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Published: Saturday, 12/1/2007

Ottoville superintendent quits for family, teaching


OTTOVILLE, Ohio - Ottoville Local Schools Superintendent Larry Moore followed the traditional path from teacher to principal to superintendent. Now he's changing course.

Mr. Moore, 53, resigned Thursday night, telling the school board of the tiny district in far southwestern Putnam County, about 75 miles from Toledo, that he accepted a teaching position in Arlington, Wash. He said he and his wife want to be near their only daughter and their only grandchild.

"Life is just too short," Mr. Moore said yesterday. "If I waited to retire until I'm 65, my grandchild would be 13. I'd be reintroducing myself every time I went out there to visit."

Sue Bendele, vice president of the school board, said the board first learned it would lose its superintendent Monday and quickly scheduled a special meeting to accept his resignation, which is effective Jan. 6. The board appointed Ottoville Elementary Principal Scott Mangas as interim superintendent.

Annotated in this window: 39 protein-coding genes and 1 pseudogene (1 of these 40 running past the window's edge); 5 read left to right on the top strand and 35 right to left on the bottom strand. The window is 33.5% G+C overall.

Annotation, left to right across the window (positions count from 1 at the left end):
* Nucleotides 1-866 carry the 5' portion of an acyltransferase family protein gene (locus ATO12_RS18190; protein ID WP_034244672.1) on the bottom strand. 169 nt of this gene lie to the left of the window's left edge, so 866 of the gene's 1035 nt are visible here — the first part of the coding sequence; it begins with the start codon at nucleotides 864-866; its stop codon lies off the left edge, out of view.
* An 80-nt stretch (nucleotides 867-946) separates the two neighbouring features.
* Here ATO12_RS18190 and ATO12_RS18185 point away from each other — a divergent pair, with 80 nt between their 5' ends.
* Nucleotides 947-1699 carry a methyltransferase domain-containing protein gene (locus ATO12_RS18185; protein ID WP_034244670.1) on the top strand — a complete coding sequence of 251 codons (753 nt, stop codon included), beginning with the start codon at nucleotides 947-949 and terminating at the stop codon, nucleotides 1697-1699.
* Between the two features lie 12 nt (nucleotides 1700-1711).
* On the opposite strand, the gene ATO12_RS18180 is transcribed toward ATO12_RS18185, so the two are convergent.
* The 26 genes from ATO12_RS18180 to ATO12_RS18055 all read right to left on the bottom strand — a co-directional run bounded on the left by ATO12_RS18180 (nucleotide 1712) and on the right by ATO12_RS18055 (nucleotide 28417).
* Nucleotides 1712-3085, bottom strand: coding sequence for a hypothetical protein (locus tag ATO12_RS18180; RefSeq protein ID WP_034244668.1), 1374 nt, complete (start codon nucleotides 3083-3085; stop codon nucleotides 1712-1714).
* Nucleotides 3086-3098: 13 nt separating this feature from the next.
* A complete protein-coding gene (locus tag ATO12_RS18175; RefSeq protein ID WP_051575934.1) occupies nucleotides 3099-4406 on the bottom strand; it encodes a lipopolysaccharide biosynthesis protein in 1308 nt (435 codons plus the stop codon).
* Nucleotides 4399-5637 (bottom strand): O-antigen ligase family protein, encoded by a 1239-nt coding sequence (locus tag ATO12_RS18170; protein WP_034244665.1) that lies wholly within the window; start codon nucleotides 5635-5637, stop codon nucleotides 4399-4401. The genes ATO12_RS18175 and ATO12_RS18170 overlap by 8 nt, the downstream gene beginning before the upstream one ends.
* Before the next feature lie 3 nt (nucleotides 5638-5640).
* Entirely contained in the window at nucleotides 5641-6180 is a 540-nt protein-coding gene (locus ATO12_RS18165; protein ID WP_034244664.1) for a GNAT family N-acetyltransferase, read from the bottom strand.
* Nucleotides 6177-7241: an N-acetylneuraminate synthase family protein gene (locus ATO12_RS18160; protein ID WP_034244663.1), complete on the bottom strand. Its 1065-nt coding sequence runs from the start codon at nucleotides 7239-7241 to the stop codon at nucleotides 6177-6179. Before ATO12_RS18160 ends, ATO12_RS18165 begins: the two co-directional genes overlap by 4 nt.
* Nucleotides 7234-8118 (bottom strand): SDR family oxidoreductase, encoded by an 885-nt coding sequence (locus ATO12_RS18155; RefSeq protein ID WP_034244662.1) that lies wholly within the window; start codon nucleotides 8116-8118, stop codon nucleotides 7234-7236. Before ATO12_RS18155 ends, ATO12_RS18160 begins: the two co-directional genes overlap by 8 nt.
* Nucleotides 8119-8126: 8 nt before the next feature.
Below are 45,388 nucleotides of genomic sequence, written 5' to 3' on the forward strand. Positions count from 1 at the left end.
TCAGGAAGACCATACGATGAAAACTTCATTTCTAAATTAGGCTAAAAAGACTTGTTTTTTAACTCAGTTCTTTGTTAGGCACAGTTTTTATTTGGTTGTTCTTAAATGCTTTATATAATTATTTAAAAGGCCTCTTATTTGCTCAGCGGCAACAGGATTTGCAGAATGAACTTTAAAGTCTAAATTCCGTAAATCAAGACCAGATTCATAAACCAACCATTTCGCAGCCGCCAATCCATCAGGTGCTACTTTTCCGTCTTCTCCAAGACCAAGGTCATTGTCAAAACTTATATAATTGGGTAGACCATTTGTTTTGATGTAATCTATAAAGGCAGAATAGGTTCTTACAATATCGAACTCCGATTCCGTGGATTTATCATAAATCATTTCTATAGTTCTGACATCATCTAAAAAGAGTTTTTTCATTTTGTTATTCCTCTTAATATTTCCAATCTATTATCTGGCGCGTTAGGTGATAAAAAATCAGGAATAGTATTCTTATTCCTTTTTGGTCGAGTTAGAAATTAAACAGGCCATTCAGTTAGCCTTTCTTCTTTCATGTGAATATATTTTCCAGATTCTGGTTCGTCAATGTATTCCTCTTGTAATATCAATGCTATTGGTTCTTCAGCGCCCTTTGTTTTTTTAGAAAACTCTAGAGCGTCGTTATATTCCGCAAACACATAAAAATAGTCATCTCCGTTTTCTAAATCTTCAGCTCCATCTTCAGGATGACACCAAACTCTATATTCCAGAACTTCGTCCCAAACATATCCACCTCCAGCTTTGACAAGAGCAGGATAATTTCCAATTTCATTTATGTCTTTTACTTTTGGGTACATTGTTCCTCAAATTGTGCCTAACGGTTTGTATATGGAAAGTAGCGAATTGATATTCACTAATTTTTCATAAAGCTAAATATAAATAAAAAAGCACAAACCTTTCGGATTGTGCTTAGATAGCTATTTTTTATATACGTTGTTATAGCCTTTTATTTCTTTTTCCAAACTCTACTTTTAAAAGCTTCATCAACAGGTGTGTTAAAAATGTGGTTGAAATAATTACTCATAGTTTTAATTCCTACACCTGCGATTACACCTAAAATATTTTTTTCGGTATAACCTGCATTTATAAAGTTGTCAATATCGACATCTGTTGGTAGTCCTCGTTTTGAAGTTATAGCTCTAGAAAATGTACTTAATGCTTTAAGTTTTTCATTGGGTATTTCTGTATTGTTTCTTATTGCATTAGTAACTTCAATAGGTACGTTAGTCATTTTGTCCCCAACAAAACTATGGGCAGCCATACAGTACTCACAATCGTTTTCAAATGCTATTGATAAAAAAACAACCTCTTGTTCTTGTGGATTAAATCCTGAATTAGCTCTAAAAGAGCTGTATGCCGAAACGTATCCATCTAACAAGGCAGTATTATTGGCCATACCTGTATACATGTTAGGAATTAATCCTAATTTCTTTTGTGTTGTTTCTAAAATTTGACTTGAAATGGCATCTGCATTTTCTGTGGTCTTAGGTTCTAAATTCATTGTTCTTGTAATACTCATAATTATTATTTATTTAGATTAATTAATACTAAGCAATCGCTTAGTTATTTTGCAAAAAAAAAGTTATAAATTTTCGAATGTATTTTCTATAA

"I think that little grandbaby got the best of him," Mrs. Bendele said. "They went [to Washington] for her first birthday, and I think they're just thinking of where they want to be and where they want to spend their time."

Mr. Moore has been in the district of about 520 students for only a year. The former principal of Graham High School in Champaign County's St. Paris in west central Ohio, he was hired in October, 2006, to take over when longtime Superintendent Ken Amstutz retired.

"He's done a great job," Mrs. Bendele said. "With his experience as a high school teacher and then a high school principal, he brought a lot of great ideas to us."

Mr. Moore always has lived in Ohio, but his daughter, Nicole Burnett, a marine biologist, and her husband want to live elsewhere.

Mr. Moore said he was hired to teach business classes at Arlington High School in Arlington, Wash., beginning Jan. 7.

"I'm going back to the classroom," he said.

"I felt a need to reconnect with the reason I got into education in the first place, which was to work with young people.

"As I moved from teacher to assistant principal to principal, I got farther and farther away from that."

Contact Jennifer Feehan at:


or 419-353-5972.

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